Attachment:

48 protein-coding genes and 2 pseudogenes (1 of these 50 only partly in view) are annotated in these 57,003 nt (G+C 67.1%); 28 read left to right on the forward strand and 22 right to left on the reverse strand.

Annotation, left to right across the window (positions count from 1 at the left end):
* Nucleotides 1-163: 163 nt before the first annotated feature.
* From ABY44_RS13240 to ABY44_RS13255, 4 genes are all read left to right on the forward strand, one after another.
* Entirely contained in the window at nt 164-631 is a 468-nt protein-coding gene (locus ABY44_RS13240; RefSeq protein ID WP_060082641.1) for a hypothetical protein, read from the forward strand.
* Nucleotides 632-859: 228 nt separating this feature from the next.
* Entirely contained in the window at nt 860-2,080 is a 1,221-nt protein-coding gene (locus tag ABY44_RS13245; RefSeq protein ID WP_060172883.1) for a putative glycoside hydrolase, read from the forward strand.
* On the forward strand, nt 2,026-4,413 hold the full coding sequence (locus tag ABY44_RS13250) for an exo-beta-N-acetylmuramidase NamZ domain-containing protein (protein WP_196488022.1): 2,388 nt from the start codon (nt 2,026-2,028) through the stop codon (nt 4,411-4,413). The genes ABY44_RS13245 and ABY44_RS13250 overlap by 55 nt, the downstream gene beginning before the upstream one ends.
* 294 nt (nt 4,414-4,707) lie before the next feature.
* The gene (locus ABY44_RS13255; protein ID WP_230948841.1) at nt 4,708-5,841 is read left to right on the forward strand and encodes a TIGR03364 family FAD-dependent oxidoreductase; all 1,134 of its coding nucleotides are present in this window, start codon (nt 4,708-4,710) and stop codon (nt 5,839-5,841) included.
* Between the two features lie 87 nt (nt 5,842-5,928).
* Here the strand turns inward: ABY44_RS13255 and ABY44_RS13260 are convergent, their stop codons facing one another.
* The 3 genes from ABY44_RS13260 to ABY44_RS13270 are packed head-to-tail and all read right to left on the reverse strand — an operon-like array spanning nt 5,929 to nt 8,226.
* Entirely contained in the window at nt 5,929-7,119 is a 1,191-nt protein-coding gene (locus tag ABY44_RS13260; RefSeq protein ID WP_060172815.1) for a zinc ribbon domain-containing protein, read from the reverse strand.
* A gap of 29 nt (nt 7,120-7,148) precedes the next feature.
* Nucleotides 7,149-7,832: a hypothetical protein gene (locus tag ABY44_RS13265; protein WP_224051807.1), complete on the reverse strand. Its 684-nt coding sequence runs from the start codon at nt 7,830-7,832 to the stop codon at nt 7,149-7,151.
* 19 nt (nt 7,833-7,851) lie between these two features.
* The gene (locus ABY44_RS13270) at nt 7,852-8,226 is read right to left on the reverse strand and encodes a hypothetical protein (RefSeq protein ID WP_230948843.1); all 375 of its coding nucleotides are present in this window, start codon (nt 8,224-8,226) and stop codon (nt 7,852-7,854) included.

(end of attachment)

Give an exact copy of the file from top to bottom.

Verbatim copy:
48 protein-coding genes and 2 pseudogenes (1 of these 50 only partly in view) are annotated in these 57,003 nt (G+C 67.1%); 28 read left to right on the forward strand and 22 right to left on the reverse strand.

Annotation, left to right across the window (positions count from 1 at the left end):
* Nucleotides 1-163: 163 nt before the first annotated feature.
* From ABY44_RS13240 to ABY44_RS13255, 4 genes are all read left to right on the forward strand, one after another.
* Entirely contained in the window at nt 164-631 is a 468-nt protein-coding gene (locus ABY44_RS13240; RefSeq protein ID WP_060082641.1) for a hypothetical protein, read from the forward strand.
* Nucleotides 632-859: 228 nt separating this feature from the next.
* Entirely contained in the window at nt 860-2,080 is a 1,221-nt protein-coding gene (locus tag ABY44_RS13245; RefSeq protein ID WP_060172883.1) for a putative glycoside hydrolase, read from the forward strand.
* On the forward strand, nt 2,026-4,413 hold the full coding sequence (locus tag ABY44_RS13250) for an exo-beta-N-acetylmuramidase NamZ domain-containing protein (protein WP_196488022.1): 2,388 nt from the start codon (nt 2,026-2,028) through the stop codon (nt 4,411-4,413). The genes ABY44_RS13245 and ABY44_RS13250 overlap by 55 nt, the downstream gene beginning before the upstream one ends.
* 294 nt (nt 4,414-4,707) lie before the next feature.
* The gene (locus ABY44_RS13255; protein ID WP_230948841.1) at nt 4,708-5,841 is read left to right on the forward strand and encodes a TIGR03364 family FAD-dependent oxidoreductase; all 1,134 of its coding nucleotides are present in this window, start codon (nt 4,708-4,710) and stop codon (nt 5,839-5,841) included.
* Between the two features lie 87 nt (nt 5,842-5,928).
* Here the strand turns inward: ABY44_RS13255 and ABY44_RS13260 are convergent, their stop codons facing one another.
* The 3 genes from ABY44_RS13260 to ABY44_RS13270 are packed head-to-tail and all read right to left on the reverse strand — an operon-like array spanning nt 5,929 to nt 8,226.
* Entirely contained in the window at nt 5,929-7,119 is a 1,191-nt protein-coding gene (locus tag ABY44_RS13260; RefSeq protein ID WP_060172815.1) for a zinc ribbon domain-containing protein, read from the reverse strand.
* A gap of 29 nt (nt 7,120-7,148) precedes the next feature.
* Nucleotides 7,149-7,832: a hypothetical protein gene (locus tag ABY44_RS13265; protein WP_224051807.1), complete on the reverse strand. Its 684-nt coding sequence runs from the start codon at nt 7,830-7,832 to the stop codon at nt 7,149-7,151.
* 19 nt (nt 7,833-7,851) lie between these two features.
* The gene (locus ABY44_RS13270) at nt 7,852-8,226 is read right to left on the reverse strand and encodes a hypothetical protein (RefSeq protein ID WP_230948843.1); all 375 of its coding nucleotides are present in this window, start codon (nt 8,224-8,226) and stop codon (nt 7,852-7,854) included.